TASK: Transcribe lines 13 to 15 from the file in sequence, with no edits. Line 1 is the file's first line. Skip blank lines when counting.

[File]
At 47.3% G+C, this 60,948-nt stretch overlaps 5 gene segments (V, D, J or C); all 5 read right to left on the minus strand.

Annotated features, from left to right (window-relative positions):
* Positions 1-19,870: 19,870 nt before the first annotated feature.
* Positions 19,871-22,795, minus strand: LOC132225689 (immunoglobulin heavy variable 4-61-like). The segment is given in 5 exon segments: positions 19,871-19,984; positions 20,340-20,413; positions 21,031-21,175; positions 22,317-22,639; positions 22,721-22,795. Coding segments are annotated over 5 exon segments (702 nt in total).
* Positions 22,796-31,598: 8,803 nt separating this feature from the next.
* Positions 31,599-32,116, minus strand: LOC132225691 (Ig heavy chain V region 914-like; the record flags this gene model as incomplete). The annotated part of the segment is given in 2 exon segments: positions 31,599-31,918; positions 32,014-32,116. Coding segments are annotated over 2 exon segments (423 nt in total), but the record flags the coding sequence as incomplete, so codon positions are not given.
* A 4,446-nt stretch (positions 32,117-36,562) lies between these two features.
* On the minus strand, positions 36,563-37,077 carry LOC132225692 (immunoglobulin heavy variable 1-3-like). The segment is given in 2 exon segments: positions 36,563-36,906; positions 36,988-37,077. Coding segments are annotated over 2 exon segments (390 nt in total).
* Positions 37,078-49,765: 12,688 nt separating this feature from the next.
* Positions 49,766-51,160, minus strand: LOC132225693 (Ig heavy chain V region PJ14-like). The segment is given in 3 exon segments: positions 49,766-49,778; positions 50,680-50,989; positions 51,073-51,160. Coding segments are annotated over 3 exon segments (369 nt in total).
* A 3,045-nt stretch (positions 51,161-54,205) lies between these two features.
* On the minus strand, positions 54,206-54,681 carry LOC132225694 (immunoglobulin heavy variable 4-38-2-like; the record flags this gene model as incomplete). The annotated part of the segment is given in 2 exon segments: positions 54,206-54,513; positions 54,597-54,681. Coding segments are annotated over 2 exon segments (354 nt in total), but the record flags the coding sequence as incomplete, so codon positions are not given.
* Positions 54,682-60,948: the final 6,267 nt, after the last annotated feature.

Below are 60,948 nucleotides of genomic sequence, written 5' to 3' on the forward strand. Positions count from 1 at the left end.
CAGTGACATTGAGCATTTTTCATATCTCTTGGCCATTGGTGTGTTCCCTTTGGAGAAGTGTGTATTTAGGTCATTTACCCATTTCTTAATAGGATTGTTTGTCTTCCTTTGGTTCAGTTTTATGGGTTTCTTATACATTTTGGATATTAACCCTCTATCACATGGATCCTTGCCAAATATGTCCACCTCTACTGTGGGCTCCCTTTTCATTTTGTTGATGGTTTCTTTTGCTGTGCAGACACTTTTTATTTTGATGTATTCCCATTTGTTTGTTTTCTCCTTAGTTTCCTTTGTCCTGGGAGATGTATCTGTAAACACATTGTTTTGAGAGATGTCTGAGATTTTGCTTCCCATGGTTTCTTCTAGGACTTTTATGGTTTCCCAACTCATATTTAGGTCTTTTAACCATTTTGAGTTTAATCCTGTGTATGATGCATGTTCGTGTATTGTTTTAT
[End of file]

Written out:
* Positions 54,682-60,948: the final 6,267 nt, after the last annotated feature.

Below are 60,948 nucleotides of genomic sequence, written 5' to 3' on the forward strand. Positions count from 1 at the left end.
CAGTGACATTGAGCATTTTTCATATCTCTTGGCCATTGGTGTGTTCCCTTTGGAGAAGTGTGTATTTAGGTCATTTACCCATTTCTTAATAGGATTGTTTGTCTTCCTTTGGTTCAGTTTTATGGGTTTCTTATACATTTTGGATATTAACCCTCTATCACATGGATCCTTGCCAAATATGTCCACCTCTACTGTGGGCTCCCTTTTCATTTTGTTGATGGTTTCTTTTGCTGTGCAGACACTTTTTATTTTGATGTATTCCCATTTGTTTGTTTTCTCCTTAGTTTCCTTTGTCCTGGGAGATGTATCTGTAAACACATTGTTTTGAGAGATGTCTGAGATTTTGCTTCCCATGGTTTCTTCTAGGACTTTTATGGTTTCCCAACTCATATTTAGGTCTTTTAACCATTTTGAGTTTAATCCTGTGTATGATGCATGTTCGTGTATTGTTTTAT